For the first time in almost a decade the federal government has pulled back the curtain on the American intelligence budget. In 2007 the country will spend $43.5 billion to spy on its enemies -- plus another $10 billion for the Pentagon that's still classified. Steve Henn reports.
The heirs of the A&P supermarket fortune claim a $35 million donation given to Princeton University by their parents in 1961 wasn't used for its intended purpose. Jeremy Hobson reports on the court case that would determine if they can get the money back.
Russian oil investor Mikhail Khodorkovsky is at the half-way point of his prison sentence for fraud and tax evasion, according to the government. Geoff Brumfiel reports why Russian businesses prosper if they're close in line with Putin.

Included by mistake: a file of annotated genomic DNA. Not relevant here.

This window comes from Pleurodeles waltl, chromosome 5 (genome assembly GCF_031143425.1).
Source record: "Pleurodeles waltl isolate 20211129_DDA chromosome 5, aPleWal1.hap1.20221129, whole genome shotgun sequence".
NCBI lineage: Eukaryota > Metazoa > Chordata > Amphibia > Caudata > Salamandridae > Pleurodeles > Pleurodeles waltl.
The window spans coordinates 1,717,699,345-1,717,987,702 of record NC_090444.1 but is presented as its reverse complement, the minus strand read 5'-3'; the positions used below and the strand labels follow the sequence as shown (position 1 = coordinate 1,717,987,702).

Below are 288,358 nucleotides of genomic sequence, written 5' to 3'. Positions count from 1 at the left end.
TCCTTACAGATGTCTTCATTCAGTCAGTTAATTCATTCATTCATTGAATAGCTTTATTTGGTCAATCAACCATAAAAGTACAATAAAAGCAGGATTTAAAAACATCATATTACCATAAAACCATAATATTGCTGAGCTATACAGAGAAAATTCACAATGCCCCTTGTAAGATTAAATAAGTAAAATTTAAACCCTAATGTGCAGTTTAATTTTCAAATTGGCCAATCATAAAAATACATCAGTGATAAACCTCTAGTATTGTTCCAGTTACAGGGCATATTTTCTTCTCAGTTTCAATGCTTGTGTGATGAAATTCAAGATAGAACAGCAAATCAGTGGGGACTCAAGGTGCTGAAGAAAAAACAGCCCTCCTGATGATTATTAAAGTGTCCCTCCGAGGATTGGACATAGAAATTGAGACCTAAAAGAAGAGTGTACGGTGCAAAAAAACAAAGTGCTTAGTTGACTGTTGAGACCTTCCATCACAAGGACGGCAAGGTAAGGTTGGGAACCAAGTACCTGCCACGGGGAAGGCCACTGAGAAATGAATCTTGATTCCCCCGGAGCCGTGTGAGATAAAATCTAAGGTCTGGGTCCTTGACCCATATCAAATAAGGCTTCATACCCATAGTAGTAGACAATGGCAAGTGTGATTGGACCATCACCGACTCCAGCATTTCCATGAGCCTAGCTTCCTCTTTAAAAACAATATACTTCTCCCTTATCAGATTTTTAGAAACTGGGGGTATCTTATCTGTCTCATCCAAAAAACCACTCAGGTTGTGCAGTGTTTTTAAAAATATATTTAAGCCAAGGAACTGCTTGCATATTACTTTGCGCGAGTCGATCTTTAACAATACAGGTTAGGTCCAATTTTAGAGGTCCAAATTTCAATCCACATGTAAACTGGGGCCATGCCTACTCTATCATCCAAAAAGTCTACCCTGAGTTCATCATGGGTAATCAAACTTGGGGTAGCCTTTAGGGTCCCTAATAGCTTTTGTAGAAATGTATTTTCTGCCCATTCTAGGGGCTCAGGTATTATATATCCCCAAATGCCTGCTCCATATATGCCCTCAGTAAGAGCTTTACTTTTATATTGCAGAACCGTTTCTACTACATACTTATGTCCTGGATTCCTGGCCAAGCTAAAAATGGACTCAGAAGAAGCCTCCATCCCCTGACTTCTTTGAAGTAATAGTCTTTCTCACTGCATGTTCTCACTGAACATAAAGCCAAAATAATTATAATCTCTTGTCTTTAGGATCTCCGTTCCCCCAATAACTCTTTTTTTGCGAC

The Bush Administration has had a difficult time fully prosecuting organizations accused of financing terrorism. Kai Ryssdal talks with Dennis Lormel, who ran the FBI's terrorist financing task force, about uncovering these funding networks.
In 2001, the U.S. government shut down Islamic charity The Holy Land Foundation on claims that it supported Palestinian terrorist groups. Jill Barshay reports many other big Islamic charities have also closed their doors.